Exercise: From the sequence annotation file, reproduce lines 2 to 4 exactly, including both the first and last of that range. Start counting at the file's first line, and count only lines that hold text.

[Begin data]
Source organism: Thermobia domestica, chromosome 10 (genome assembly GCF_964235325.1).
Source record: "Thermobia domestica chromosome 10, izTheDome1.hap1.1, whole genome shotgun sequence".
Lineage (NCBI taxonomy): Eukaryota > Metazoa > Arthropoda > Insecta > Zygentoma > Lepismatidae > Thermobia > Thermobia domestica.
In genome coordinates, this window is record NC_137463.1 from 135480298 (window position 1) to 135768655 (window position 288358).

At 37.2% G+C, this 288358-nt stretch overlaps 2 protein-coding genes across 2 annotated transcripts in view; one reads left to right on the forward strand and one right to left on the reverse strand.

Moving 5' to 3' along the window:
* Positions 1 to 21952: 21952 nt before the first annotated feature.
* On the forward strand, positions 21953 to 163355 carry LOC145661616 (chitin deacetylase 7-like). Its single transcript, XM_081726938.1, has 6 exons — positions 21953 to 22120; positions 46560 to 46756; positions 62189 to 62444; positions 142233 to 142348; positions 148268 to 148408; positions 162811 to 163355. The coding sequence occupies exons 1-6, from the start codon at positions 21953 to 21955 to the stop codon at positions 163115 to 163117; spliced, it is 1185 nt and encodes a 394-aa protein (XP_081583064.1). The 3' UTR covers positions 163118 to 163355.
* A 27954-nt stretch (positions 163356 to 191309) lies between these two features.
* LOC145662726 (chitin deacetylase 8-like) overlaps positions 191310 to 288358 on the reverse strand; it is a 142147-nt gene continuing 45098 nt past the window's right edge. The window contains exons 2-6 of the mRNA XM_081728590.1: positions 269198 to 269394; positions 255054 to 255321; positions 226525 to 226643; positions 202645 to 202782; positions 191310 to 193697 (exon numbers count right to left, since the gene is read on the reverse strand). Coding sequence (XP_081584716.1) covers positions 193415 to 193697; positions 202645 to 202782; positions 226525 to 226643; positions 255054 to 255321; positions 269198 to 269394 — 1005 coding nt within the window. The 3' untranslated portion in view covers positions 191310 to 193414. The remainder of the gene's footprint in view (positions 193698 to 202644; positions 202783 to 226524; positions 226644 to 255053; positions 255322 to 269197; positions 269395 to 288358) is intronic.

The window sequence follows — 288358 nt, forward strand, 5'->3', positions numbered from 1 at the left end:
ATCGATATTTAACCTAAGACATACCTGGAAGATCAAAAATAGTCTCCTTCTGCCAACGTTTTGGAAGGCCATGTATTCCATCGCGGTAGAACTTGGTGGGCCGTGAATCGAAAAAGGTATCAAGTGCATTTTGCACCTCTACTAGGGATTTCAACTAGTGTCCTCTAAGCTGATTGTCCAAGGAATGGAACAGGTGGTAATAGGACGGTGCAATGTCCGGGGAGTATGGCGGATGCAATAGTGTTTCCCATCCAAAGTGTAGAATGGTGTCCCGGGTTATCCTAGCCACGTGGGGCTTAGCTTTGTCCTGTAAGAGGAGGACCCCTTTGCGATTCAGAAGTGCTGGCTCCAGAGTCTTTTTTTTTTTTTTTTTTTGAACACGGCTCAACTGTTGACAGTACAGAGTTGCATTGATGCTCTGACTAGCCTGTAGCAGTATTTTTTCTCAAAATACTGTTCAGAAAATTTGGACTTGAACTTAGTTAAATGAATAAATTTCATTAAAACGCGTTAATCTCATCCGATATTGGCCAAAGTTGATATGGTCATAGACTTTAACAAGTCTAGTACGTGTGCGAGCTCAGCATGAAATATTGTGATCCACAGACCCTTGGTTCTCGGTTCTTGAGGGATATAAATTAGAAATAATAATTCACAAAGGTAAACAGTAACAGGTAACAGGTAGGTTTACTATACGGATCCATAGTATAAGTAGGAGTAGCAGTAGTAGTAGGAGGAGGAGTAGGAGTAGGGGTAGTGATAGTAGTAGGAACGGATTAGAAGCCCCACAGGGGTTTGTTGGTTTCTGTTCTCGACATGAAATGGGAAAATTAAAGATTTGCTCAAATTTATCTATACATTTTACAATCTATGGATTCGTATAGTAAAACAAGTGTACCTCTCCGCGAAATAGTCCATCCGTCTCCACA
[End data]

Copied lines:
Source record: "Thermobia domestica chromosome 10, izTheDome1.hap1.1, whole genome shotgun sequence".
Lineage (NCBI taxonomy): Eukaryota > Metazoa > Arthropoda > Insecta > Zygentoma > Lepismatidae > Thermobia > Thermobia domestica.
In genome coordinates, this window is record NC_137463.1 from 135480298 (window position 1) to 135768655 (window position 288358).